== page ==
How to make a Symbolic Link on Linux

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Symbolic links are a link on Linux systems which point another file or folder. It means that navigating to one of these files may run a file that exists somewhere else, or it may bring you to a folder somewhere completely differently, based on how it is defined. For example, a symbolic link called /etc/link may be defined to bring you to /var/www/httpdocs.

Types of symbolic links on Linux and Mac

There are two types of symbolic links on Linux systems - hard links, and soft links.

  • Hard links are similar to another name for the same file or directory. They can only exist for files or directories on the same file system.
  • Symbolic/Soft links are like shortcuts to files or directories, rather than direct mappings to them. They can point to files or directories on different file systems.

The type of symbolic link you make can affect how other commands work on linux on those files or folders. For example, hard links can be useful if we want to easily delete the reference when using commands like rm.

For many basic uses, a symbolic or soft link works. Let’s look at how to create them.

How to create symbolic links on Linux and Mac

Creating symbolic links on Linux is relatively straightforward. to do it, we use the ln command. By default, this command only makes hard links. To create a symbolic or soft link, we use the -s command. For example, the below code will make a soft link to /var/name.txt from /etc/name.txt:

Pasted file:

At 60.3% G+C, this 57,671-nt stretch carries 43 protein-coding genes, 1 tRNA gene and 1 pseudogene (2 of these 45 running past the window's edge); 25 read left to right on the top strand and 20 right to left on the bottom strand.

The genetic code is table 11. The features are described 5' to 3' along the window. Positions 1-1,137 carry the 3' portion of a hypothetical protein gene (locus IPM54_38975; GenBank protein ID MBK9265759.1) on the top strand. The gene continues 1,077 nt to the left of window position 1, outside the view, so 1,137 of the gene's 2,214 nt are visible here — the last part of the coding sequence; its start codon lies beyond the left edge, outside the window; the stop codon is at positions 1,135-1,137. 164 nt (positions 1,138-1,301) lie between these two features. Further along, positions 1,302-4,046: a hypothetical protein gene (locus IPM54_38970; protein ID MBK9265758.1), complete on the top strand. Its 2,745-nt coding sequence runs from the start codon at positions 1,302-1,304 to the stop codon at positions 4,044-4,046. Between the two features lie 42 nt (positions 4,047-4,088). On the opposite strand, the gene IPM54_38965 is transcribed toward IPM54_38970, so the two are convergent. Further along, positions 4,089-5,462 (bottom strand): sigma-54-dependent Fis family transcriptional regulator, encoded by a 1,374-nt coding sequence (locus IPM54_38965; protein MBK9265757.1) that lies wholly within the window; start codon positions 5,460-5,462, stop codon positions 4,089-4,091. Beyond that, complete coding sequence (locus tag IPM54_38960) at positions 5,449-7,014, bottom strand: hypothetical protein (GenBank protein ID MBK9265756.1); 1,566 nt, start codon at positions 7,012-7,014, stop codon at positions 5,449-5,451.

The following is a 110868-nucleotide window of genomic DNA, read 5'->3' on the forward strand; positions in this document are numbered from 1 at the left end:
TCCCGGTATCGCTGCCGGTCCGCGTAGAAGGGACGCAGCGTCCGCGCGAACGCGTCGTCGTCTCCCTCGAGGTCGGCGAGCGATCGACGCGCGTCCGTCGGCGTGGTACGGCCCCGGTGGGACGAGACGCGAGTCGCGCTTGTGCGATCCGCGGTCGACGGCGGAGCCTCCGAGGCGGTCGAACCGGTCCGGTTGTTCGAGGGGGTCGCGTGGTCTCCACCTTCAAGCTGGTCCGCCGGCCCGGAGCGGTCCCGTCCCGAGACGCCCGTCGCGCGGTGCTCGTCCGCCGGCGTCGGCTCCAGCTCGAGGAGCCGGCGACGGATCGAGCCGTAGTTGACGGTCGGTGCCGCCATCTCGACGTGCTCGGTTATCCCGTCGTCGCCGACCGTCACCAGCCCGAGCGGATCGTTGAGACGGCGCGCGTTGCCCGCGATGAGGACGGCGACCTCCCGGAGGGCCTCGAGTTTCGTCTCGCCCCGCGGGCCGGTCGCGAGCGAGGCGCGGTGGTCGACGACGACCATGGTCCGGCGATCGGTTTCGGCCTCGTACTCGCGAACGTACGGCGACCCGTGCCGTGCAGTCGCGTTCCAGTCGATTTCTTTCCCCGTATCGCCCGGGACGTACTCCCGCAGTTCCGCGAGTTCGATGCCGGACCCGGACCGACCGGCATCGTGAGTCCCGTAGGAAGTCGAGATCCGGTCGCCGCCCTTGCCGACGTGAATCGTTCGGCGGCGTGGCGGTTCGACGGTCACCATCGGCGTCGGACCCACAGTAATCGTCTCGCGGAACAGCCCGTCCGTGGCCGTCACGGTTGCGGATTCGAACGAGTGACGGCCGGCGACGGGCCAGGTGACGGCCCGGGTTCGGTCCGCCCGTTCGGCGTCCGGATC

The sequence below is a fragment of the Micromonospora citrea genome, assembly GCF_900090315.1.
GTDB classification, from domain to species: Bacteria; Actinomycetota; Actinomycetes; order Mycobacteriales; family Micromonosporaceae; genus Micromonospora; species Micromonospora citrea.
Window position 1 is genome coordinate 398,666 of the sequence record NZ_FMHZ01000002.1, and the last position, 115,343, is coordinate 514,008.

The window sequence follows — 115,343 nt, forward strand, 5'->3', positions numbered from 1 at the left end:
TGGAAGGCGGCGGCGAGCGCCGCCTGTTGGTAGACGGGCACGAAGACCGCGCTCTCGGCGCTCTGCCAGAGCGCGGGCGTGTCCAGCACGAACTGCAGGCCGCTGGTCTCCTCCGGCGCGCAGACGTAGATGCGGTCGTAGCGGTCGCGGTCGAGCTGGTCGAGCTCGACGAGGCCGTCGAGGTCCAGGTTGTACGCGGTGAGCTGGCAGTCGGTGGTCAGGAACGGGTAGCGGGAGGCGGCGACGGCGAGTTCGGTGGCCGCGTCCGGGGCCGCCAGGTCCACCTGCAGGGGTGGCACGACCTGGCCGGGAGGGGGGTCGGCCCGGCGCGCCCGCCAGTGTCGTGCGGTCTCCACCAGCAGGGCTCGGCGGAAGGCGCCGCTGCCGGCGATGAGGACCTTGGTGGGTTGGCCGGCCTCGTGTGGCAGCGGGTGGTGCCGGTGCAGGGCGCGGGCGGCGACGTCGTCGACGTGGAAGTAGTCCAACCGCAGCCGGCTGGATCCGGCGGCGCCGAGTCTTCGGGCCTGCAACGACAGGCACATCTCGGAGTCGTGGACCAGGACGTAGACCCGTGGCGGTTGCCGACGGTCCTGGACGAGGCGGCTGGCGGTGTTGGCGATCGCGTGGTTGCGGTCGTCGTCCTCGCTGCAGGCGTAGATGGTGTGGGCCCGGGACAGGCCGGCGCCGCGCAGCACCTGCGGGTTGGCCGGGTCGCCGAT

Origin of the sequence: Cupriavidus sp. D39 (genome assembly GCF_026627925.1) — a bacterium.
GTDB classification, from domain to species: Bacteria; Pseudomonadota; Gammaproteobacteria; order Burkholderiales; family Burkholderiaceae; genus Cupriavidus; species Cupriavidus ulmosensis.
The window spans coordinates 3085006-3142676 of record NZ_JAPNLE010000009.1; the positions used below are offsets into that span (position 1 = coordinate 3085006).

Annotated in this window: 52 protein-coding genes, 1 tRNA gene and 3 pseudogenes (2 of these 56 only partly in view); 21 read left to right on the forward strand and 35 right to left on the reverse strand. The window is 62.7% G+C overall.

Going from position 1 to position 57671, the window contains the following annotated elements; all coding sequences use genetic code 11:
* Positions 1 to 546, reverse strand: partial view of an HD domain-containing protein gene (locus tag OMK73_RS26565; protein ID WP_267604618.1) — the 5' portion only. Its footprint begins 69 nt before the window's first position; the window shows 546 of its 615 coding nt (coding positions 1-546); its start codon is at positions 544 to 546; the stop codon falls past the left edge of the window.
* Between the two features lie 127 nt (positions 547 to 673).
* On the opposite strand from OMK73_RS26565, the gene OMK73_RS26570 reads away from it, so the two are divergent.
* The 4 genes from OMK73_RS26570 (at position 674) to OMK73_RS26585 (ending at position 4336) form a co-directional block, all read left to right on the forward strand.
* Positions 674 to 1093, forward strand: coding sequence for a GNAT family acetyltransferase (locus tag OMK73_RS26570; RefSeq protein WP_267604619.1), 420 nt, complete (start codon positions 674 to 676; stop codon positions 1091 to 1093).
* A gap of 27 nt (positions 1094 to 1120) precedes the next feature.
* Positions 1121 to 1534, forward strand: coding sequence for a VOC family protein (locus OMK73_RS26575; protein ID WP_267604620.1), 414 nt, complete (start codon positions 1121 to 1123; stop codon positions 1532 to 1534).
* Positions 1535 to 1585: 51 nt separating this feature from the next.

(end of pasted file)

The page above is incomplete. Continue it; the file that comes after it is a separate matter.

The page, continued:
ln -s /var/name.txt /etc/name.txt

If the file /etc/name.txt/ already exists, this function will throw an error. Instead, if you still want to make the file, use the -f option to overwrite name.txt:

ln -sf /var/name.txt /etc/name.txt

Symbolic links to directories also work in exactly the same way:

ln -sf /var /etc/fakevar

Removing symbolic links

If you find yourself needing to remove an already created symbolic link, just use the unlink command. For example, in our above code, we linked to /var/name.txt from /etc/name.txt. To remove this symbolic link, we could write:

unlink /etc/name.txt

This command will actually remove the symbolic link entirely - so it won’t appear in your directory system anymore. So, you can also just simply remove the file using the rm command:

rm /etc/name.txt


Symbolic links are useful shortcuts to other files or directories. They differ from hard links in that hard links refer directly to the same file, and share the same permissions and owners. Symbolic links on the other hand may differ from the file or folder they link to.

Last Updated 1655569509799

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